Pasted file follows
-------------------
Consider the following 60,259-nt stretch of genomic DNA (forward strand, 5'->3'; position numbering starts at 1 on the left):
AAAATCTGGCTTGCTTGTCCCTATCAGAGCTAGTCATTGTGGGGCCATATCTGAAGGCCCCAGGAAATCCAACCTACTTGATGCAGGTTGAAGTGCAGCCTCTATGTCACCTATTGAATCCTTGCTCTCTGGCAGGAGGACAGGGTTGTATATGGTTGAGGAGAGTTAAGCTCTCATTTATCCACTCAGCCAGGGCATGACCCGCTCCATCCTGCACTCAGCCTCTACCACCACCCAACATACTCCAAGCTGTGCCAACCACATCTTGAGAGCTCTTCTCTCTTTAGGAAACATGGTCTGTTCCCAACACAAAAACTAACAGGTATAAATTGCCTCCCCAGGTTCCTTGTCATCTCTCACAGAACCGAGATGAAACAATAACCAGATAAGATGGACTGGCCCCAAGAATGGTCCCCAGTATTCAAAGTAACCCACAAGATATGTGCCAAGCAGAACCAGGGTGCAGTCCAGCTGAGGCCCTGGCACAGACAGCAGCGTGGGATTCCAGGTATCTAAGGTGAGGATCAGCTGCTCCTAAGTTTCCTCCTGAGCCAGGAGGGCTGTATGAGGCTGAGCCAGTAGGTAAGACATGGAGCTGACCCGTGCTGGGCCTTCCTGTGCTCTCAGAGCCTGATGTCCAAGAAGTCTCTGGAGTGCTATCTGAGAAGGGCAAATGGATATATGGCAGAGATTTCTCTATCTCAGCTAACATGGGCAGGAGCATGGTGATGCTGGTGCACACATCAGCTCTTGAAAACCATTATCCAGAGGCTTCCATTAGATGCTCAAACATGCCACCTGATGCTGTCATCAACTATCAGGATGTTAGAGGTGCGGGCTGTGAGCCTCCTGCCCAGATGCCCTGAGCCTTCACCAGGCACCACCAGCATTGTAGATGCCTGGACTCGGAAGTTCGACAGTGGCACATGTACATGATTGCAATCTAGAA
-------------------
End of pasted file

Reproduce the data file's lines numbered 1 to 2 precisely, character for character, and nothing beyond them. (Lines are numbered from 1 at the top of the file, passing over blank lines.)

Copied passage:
Consider the following 60,259-nt stretch of genomic DNA (forward strand, 5'->3'; position numbering starts at 1 on the left):
AAAATCTGGCTTGCTTGTCCCTATCAGAGCTAGTCATTGTGGGGCCATATCTGAAGGCCCCAGGAAATCCAACCTACTTGATGCAGGTTGAAGTGCAGCCTCTATGTCACCTATTGAATCCTTGCTCTCTGGCAGGAGGACAGGGTTGTATATGGTTGAGGAGAGTTAAGCTCTCATTTATCCACTCAGCCAGGGCATGACCCGCTCCATCCTGCACTCAGCCTCTACCACCACCCAACATACTCCAAGCTGTGCCAACCACATCTTGAGAGCTCTTCTCTCTTTAGGAAACATGGTCTGTTCCCAACACAAAAACTAACAGGTATAAATTGCCTCCCCAGGTTCCTTGTCATCTCTCACAGAACCGAGATGAAACAATAACCAGATAAGATGGACTGGCCCCAAGAATGGTCCCCAGTATTCAAAGTAACCCACAAGATATGTGCCAAGCAGAACCAGGGTGCAGTCCAGCTGAGGCCCTGGCACAGACAGCAGCGTGGGATTCCAGGTATCTAAGGTGAGGATCAGCTGCTCCTAAGTTTCCTCCTGAGCCAGGAGGGCTGTATGAGGCTGAGCCAGTAGGTAAGACATGGAGCTGACCCGTGCTGGGCCTTCCTGTGCTCTCAGAGCCTGATGTCCAAGAAGTCTCTGGAGTGCTATCTGAGAAGGGCAAATGGATATATGGCAGAGATTTCTCTATCTCAGCTAACATGGGCAGGAGCATGGTGATGCTGGTGCACACATCAGCTCTTGAAAACCATTATCCAGAGGCTTCCATTAGATGCTCAAACATGCCACCTGATGCTGTCATCAACTATCAGGATGTTAGAGGTGCGGGCTGTGAGCCTCCTGCCCAGATGCCCTGAGCCTTCACCAGGCACCACCAGCATTGTAGATGCCTGGACTCGGAAGTTCGACAGTGGCACATGTACATGATTGCAATCTAGAA